If Passover causes you stress, it may affect your heart

Some people like family holidays, while for others it’s a time full of stress. The stress that comes before and during Passover can take a heavy toll on you

 A man clutches his head as he suffers from a headache and stress (Illustrative) (photo credit: MAXPIXEL)
A man clutches his head as he suffers from a headache and stress (Illustrative)
(photo credit: MAXPIXEL)

Passover is here, which is good news for those who like getting together with the family. Yet, this period is often accompanied by mental anguish and lots of pressure and stress related to organizing the house and making arrangements for Seder night and the whole holiday. Add in the enormous financial expenses, and the common family pressures surrounding holiday gatherings, such as relatives who don’t get along. Stress can have many adverse effects on health, particularly cardiovascular health, and in extreme cases it can even trigger a cardiac event.

Recently, an increasing number of studies have examined and confirmed the link between stress, heart disease and cardiac events. A study at Harvard found a link between stress and heart disease, and researchers concluded that chronic stress should be considered an important risk factor for cardiovascular disease. Another study, also conducted by Harvard researchers, examined the link between stress at work and heart disease. They found that women who have a high level of stress at work, have a 40% increased risk of developing heart disease, heart attack, or needing surgery to open coronary arteries.

These studies and others in this area have focused on chronic stress and the long-term impact of stress on our health. But what about acute points of pressure? Research shows that extreme mental stress causes a significant increase in the level of stimulant hormones in the blood such as adrenaline, norepinephrine and dopamine, which puts additional strain on the heart muscle. This muscle has little time to rest and needs to constantly be in action.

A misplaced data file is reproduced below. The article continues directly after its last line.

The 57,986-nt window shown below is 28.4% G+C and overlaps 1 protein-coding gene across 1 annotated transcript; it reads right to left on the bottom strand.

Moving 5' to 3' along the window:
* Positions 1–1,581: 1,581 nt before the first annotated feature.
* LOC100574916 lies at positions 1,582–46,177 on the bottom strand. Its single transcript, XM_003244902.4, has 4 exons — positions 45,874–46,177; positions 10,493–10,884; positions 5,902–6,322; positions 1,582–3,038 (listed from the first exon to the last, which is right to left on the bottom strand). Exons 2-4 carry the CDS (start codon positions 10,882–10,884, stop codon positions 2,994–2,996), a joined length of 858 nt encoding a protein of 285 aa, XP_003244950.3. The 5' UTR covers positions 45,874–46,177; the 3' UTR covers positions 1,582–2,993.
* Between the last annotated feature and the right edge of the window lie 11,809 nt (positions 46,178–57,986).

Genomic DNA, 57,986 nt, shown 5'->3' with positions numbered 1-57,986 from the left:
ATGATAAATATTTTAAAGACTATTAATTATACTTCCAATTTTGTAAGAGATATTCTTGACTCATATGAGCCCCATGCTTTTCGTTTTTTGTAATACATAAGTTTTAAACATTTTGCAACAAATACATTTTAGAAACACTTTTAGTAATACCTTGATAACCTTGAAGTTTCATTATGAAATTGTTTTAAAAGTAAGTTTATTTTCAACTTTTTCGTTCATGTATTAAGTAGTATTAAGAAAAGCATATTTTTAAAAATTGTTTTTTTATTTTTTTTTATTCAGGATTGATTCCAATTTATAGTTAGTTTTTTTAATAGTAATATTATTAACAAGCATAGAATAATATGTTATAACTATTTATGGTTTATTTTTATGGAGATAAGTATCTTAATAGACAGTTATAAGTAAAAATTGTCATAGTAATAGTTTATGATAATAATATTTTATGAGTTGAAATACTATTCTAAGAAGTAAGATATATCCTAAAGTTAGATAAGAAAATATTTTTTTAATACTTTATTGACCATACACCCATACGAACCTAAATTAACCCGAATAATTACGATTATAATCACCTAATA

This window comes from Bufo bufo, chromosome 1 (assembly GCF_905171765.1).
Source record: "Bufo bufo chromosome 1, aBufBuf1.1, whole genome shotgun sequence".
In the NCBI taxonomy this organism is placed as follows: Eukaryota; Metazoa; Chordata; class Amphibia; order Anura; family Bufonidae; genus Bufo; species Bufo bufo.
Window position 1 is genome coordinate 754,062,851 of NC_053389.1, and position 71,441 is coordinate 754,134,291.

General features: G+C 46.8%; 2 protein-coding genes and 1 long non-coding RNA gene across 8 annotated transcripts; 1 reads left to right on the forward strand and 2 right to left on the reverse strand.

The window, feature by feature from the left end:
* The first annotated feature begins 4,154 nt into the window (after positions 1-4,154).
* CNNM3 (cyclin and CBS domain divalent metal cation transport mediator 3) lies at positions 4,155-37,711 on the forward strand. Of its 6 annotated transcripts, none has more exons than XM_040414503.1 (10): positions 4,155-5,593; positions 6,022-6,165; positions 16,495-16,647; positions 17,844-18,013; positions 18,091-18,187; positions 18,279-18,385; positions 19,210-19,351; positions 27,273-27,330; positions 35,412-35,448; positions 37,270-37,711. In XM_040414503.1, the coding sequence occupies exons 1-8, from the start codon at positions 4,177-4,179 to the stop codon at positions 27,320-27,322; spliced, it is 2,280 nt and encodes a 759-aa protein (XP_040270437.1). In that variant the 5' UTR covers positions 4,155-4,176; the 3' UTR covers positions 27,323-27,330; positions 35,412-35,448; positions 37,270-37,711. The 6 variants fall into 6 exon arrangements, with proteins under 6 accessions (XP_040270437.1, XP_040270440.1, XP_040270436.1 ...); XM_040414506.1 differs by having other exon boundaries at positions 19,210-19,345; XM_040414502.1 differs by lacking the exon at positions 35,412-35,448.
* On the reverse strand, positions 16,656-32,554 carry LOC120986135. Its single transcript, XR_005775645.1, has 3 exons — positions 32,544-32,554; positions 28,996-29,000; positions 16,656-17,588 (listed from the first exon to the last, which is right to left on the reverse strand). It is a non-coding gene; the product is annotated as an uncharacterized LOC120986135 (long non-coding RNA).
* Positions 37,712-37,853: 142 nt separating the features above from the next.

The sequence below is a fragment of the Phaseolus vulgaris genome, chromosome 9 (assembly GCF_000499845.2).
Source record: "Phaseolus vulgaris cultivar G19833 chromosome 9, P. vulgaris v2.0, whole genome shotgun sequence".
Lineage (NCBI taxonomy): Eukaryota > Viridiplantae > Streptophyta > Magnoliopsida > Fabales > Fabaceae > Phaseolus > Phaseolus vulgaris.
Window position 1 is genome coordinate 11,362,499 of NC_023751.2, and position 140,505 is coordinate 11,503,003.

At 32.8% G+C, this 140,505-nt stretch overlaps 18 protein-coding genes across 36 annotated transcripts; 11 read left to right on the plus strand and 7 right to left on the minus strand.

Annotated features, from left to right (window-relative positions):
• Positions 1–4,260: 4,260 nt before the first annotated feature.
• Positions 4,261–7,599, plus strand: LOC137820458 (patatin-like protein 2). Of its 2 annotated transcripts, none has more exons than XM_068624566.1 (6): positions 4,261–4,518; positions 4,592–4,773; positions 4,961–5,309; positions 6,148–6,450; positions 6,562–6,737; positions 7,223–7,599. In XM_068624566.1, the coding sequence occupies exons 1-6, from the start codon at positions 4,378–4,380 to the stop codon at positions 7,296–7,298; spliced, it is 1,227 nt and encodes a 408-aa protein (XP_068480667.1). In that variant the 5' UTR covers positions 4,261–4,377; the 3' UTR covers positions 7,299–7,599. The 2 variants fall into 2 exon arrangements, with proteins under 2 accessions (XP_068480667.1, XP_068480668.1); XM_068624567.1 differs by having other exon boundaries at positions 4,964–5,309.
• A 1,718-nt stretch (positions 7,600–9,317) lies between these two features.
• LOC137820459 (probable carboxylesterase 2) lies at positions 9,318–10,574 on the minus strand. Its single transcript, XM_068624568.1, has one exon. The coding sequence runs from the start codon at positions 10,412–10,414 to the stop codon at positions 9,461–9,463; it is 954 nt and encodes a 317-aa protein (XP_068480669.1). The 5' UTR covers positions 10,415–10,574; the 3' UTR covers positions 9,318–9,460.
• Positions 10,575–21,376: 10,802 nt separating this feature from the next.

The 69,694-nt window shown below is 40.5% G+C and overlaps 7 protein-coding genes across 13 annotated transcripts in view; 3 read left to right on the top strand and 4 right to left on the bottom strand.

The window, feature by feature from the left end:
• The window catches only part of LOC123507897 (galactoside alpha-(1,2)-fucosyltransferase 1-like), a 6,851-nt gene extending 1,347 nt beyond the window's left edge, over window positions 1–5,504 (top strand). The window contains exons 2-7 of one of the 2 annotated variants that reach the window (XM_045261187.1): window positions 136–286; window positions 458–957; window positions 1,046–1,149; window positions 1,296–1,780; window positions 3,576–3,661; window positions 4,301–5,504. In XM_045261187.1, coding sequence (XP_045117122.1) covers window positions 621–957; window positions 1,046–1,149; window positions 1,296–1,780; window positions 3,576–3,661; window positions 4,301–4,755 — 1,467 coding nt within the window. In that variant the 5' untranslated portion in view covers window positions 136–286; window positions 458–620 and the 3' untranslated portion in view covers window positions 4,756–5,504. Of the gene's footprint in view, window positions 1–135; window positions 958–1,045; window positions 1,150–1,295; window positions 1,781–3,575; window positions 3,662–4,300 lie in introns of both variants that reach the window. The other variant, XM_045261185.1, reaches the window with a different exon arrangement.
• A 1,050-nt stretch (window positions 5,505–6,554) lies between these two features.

With existing heart problems, the extreme stress and the chain of reactions that follow can cause arrhythmias and even a cardiac event. It’s important to note that stress is not a major and sole cause of a heart attack per se; however, it can certainly aggravate existing conditions of which we sometimes aren’t even aware.

Also, in recent years, doctors have noticed many more cases of "broken heart syndrome" in which people come to the ER complaining about heart pain. Lab tests show that the patient is experiencing a heart attack which isn’t caused by a blocked artery; it’s due to excess stress.

 Preparations for Passover (credit: NATIONAL LIBRARY OF ISRAEL) Preparations for Passover (credit: NATIONAL LIBRARY OF ISRAEL)

Many of us are in a risk group for a cardiac event such as smokers, diabetics and those with high blood pressure, among others. However, other factors produce risk (some of which have few physical symptoms and therefore fly under the radar) especially familial genetic predispositions to heart problems. The problem is more severe in women, who might have show symptoms that don't align with our typical understanding of cardiovascular distress. Often, doctors ignore symptoms that may indicate a big problem, and diagnosis of a woman’s cardiac problem is delayed and even missed.

 As a specialist cardiologist, my initial medical recommendation to the public is, of course, to eliminate risk factors. Don’t smoke, adopt a healthy active lifestyle and maintain a healthy diet. Yet there are risk factors, including stress, which are beyond our control. This is why it’s crucial to get tests such as virtual catheterization to identify cardiac problems in advance. As with other medical issues, early detection can save lives.